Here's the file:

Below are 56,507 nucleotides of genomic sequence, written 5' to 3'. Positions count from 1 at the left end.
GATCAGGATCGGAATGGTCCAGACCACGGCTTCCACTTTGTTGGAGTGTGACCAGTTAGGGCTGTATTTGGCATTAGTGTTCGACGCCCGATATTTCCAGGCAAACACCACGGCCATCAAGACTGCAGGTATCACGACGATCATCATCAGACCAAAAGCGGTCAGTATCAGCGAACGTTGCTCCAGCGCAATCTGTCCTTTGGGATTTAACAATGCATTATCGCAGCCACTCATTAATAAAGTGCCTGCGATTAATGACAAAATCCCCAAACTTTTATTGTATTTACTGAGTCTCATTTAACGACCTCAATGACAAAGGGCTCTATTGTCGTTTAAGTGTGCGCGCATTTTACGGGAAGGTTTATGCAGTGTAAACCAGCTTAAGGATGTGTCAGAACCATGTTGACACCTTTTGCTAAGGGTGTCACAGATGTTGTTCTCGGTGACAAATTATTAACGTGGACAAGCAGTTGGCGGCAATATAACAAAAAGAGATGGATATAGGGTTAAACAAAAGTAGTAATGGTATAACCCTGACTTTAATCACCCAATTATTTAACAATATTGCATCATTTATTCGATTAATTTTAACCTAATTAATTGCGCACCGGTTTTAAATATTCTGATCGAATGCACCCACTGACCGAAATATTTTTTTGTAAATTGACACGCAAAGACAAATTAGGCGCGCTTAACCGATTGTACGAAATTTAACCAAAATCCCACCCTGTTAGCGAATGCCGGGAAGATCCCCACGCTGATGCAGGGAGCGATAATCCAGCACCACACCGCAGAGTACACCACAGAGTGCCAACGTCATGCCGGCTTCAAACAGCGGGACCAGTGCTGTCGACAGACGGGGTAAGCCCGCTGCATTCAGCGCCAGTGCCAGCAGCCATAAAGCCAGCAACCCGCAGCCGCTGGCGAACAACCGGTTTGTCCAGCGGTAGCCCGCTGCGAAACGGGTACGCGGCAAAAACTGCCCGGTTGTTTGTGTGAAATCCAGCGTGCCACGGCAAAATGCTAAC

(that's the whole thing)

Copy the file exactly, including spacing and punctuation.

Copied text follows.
Below are 56,507 nucleotides of genomic sequence, written 5' to 3'. Positions count from 1 at the left end.
GATCAGGATCGGAATGGTCCAGACCACGGCTTCCACTTTGTTGGAGTGTGACCAGTTAGGGCTGTATTTGGCATTAGTGTTCGACGCCCGATATTTCCAGGCAAACACCACGGCCATCAAGACTGCAGGTATCACGACGATCATCATCAGACCAAAAGCGGTCAGTATCAGCGAACGTTGCTCCAGCGCAATCTGTCCTTTGGGATTTAACAATGCATTATCGCAGCCACTCATTAATAAAGTGCCTGCGATTAATGACAAAATCCCCAAACTTTTATTGTATTTACTGAGTCTCATTTAACGACCTCAATGACAAAGGGCTCTATTGTCGTTTAAGTGTGCGCGCATTTTACGGGAAGGTTTATGCAGTGTAAACCAGCTTAAGGATGTGTCAGAACCATGTTGACACCTTTTGCTAAGGGTGTCACAGATGTTGTTCTCGGTGACAAATTATTAACGTGGACAAGCAGTTGGCGGCAATATAACAAAAAGAGATGGATATAGGGTTAAACAAAAGTAGTAATGGTATAACCCTGACTTTAATCACCCAATTATTTAACAATATTGCATCATTTATTCGATTAATTTTAACCTAATTAATTGCGCACCGGTTTTAAATATTCTGATCGAATGCACCCACTGACCGAAATATTTTTTTGTAAATTGACACGCAAAGACAAATTAGGCGCGCTTAACCGATTGTACGAAATTTAACCAAAATCCCACCCTGTTAGCGAATGCCGGGAAGATCCCCACGCTGATGCAGGGAGCGATAATCCAGCACCACACCGCAGAGTACACCACAGAGTGCCAACGTCATGCCGGCTTCAAACAGCGGGACCAGTGCTGTCGACAGACGGGGTAAGCCCGCTGCATTCAGCGCCAGTGCCAGCAGCCATAAAGCCAGCAACCCGCAGCCGCTGGCGAACAACCGGTTTGTCCAGCGGTAGCCCGCTGCGAAACGGGTACGCGGCAAAAACTGCCCGGTTGTTTGTGTGAAATCCAGCGTGCCACGGCAAAATGCTAAC